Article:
Identifying Sexual Harassment

Basically, sexual harassment is when someone makes you think you'll get in trouble, lose your job, get a bad grade, or be denied a service unless you give in to sexual advances or put up with sexual remarks or actions.

Sexual harassment is a form of sex discrimination which is a violation of Title VII of the Civil Rights Act of 1964. The U.S. Equal Employment Opportunity Commission's (EEOC) guidelines define two types of sexual harassment: "quid pro quo" and "hostile environment."

Unwelcome sexual advances, requests for sexual favors, and other verbal or physical conduct of a sexual nature constitute "quid pro quo" sexual harassment when (1) submission to such conduct is made either explicitly or implicitly a term or condition of an individual's employment or education or (2) submission to or rejection of such conduct by an individual is used as the basis for employment or academic decisions affecting the individual.

Unwelcome sexual advances, requests for sexual favors, and other verbal or physical conduct of a sexual nature constitute "hostile environment" sexual harassment when such conduct has the purpose or effect of unreasonably interfering with an individual's work performance or education or creating an intimidating, hostile, or offensive working or educational environment.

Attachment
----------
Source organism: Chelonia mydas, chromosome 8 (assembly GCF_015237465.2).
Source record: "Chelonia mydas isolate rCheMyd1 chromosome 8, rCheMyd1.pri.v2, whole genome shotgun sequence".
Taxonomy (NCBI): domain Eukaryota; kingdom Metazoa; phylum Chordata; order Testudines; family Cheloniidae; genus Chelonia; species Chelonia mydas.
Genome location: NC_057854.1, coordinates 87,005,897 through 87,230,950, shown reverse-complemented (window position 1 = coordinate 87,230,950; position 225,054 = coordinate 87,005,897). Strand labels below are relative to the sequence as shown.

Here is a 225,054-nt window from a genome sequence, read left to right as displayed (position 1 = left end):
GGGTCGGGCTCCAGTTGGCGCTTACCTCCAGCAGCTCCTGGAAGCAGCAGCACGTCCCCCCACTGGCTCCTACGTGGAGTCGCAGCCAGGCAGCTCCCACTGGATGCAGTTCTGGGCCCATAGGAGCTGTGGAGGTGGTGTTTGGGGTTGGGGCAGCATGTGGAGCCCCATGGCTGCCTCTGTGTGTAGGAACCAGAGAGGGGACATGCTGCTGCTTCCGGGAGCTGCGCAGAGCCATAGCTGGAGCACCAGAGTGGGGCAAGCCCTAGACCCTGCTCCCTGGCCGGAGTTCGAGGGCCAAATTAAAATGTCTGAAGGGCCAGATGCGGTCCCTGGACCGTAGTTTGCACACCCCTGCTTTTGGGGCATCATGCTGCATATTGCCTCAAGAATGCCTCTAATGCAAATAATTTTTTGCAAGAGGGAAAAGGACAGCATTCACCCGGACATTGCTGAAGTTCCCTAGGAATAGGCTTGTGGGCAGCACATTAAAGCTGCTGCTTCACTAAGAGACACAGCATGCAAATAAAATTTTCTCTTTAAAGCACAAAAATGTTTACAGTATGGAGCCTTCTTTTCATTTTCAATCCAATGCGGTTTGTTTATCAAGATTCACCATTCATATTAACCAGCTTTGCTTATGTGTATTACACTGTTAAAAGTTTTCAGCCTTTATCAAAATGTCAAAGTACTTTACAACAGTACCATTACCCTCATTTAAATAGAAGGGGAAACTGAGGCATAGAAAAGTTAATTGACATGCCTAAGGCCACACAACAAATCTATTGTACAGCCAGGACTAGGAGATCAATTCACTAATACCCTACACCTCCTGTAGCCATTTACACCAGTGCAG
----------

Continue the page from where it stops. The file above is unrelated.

The central inquiry is whether the conduct "unreasonably interfered with an individual's work performance" or created "an intimidating, hostile, or offensive working environment." The inspector general will look at the following factors to determine whether an environment is hostile:

(1) whether the conduct was verbal or physical or both;
(2) how frequently it was repeated;
(3) whether the conduct was hostile or patently offensive;
(4) whether the alleged harasser was a co-worker or supervisor;
(5) whether others joined in perpetrating the harassment; and
(6) whether the harassment was directed at more than one individual. No one factor controls. An assessment is made based upon the totality of the circumstances.

Sexual conduct becomes unlawful only when it is unwelcome. The challenged conduct must be unwelcome in the sense that the employee did not solicit or incite it and in the sense that the employee regarded the conduct as undesirable or offensive.

When confronted with conflicting evidence as to whether conduct was welcome, the inspector general will look at the record as a whole and at the totality of the circumstances, evaluating each situation on a case-by-case basis. The investigation should determine whether the victim's conduct was consistent, or inconsistent, with his or her assertion that the sexual conduct was unwelcome. 

The victim may be a women or a man. The victim does not have to be of the opposite sex. The victim does not have to be the person harassed but could be anyone affected by the offensive conduct.

The harasser may be a woman or a man. He or she can be the victim's supervisor, an agent of the employer, a supervisor in another area, a coworker, or a non-employee.